Frequently Asked Questions
Question 1. Should I pick a lawyer who advertises?
How do I compare you with the lawyers who advertise as Serious Injury Lawyers? Find out who they are. Find out how many cases that have actually tried before a jury. Find out how many cases they have taken on appeal. Find out what their Rating is from Martindale-Hubbell; unless they have the highest ethical standards, they will not even be rated for legal ability. Ask them if they can get a list of prior clients to talk to. If you know any lawyers, ask them about the attorneys who are trying to entice you with their advertising. If you know any judges, ask them. Roger
Question 2. Wrongful Death
Can we bring a suit to recover damages for the loss of a family member caused by the wrongful actions of another? Yes. Distribution of any recovery of a wrongful death suit in the state of New Mexico is governed by statute, and the recovery is distributed to surviving family members in accordance with the statute. Eaton Law will represent the Personal Representative of the estate of the person who died, but we also have a fiduciary responsibility to make sure that the distribution is in accordance with the statute.
Question 3. I had surgery, but I do not like the scar that was left. Can I sue my surgeon?
I did not get the result that my doctor told me that I would get. Can I sue him for malpractice? Not always.
Medical malpractice is when a doctor or another medical professional - like a nurse or technician - deviates from the standard of care and causes harm.
For example, your doctor may make a mistake diagnosing your illness, or she may not give you the proper treatment or medication for that illness. The key here is the standard of care. This is the generally accepted method or methods used by other medical professionals in the area to treat or care for patients under the same or similar circumstances.
If you can prove your doctor didn't follow or "breached" the standard of care for your particular medical problem, you've made a big first step in making a good medical malpractice claim.
It's not enough that your doctor made some sort of mistake. Before you can file a lawsuit, you have to be able to show that the mistake caused you damage or further harm. The amputation of the wrong limb, brain damage after an operation, a medical condition or disease got worse after treatment, or even death are good examples of injuries or damage. In short, unless you've been harmed, there's no medical malpractice case.
You also have to prove that the injury is connected to the negligence. This is called "causation," meaning your damage or harm was caused by the doctor's mistake. This may be the most difficult - and expensive - part of any medical malpractice case. As a general rule, you'll need at least one expert witness to explain how the mistake caused your injury. These expert witnesses are almost always other doctors or medical professionals.
Experts are also used to help you show the standard of care that applies to your case and how your doctor breached that standard.
Question 4. My prior lawyer missed the Statute of Limitations. Can I sue him?
My prior lawyer failed to file a lawsuit against the driver of the car that rearended mine, and the statute of limitations ran. Can I recover damages from that lawyer? Yes, you can.
If your prior attorney made serious errors, you may sue the lawyer for malpractice. Malpractice means that the lawyer failed to use the ordinary skill and care that would be used by other lawyers in handling a similar problem or case under similar circumstances. In other words, it's not malpractice just because your lawyer lost your case. Some lawyer has to lose every case that is tried. Legal malpractice cases are difficult and complex, because you not only have to prove that the lawyer was negligent, but that you have been harmed and suffered losses by that negligence. Experts are needed for every claim against a lawyer and you will be required to prove that the negligence of the lawyer caused you damages.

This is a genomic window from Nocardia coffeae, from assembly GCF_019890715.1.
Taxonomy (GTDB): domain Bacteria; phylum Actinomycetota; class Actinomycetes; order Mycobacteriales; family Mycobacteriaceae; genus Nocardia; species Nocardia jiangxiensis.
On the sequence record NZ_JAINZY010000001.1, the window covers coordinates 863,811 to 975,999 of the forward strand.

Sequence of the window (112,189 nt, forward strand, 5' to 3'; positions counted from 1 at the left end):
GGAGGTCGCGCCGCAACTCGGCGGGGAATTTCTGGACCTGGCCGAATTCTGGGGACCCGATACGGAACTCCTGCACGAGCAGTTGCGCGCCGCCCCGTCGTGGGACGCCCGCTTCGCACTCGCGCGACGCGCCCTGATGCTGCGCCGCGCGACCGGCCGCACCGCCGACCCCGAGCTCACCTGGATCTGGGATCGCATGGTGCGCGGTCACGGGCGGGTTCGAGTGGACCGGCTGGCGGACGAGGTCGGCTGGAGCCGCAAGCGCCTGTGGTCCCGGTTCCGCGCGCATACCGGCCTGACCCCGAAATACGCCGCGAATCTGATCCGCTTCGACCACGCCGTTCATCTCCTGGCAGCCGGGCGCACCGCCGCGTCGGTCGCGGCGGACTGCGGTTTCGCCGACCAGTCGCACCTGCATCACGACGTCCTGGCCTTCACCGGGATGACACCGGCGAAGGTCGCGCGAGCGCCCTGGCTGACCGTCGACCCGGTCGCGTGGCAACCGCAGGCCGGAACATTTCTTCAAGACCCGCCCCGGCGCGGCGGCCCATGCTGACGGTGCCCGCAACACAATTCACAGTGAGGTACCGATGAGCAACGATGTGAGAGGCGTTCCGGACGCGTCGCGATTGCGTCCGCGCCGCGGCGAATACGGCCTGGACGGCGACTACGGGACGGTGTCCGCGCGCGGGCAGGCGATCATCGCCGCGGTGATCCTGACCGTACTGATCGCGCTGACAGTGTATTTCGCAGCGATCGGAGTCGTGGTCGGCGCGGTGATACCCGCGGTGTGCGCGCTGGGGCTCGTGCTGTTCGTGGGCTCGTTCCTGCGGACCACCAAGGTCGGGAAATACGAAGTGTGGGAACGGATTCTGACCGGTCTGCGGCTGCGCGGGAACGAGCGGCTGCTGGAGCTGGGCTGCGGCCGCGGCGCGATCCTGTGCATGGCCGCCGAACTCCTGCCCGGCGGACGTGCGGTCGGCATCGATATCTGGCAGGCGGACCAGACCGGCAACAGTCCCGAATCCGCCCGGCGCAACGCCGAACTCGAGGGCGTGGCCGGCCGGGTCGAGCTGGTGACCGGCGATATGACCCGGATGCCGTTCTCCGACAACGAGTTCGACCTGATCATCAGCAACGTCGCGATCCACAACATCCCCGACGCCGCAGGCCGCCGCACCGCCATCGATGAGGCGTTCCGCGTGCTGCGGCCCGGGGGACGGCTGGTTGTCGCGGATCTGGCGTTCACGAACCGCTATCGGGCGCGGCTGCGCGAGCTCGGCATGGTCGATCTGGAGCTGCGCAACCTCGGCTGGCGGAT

Question 5. What will happen if I do not hire a lawyer right away?
My injuries occurred in a collision that happened a year ago. Can I still file a claim? Yes.
While missing a statute of limitations can prevent you from bringing a claim, the fact pattern that you describe indicates that you can still bring a claim. For the most part, Statutes of Limitations in New Mexico are governed by statute. Some of the more common ones are identified below.
Statutes of Limitations for New Mexico
New Mexico N.M. Stat. Ann. § 37-1-1 et seq. Written contract 6 years, Oral contract 4 years, personal Injury 3 years, Property damage 4 years. And claims against public bodies have to be filed within two years and a timely notice also has to be given.
However, trial lawyers like to start working on cases right away, so that the evidence that may be important is still available. Thus, we encourage potential clients to begin the process of obtaining a lawyer immediately after the injuries occurred.
Question 6. But I cannot afford to hire a lawyer
I cannot afford a lawyer or even pay the costs of suit. Can I still get a lawyer to represent me? Yes.
Even if you have no funds to pay for a filing fee, Eaton Law will advance those costs so that you have the access to the courts. And Eaton Law will not sue you for those costs in the event that you do not prevail at trial.
However, the costs are ultimately your responsibility and you could be responsible for the defendant's costs if you proceed to trial and lose. And there may come a time during the preparation for trial where Eaton Law will encourage a settlement that is beneficial to you, because it will allow for the recovery of all of the costs and also allow for a recovery to you for your injuries. In that circumstance, Eaton Law will look to the client for reimbursement of costs that have been incurred.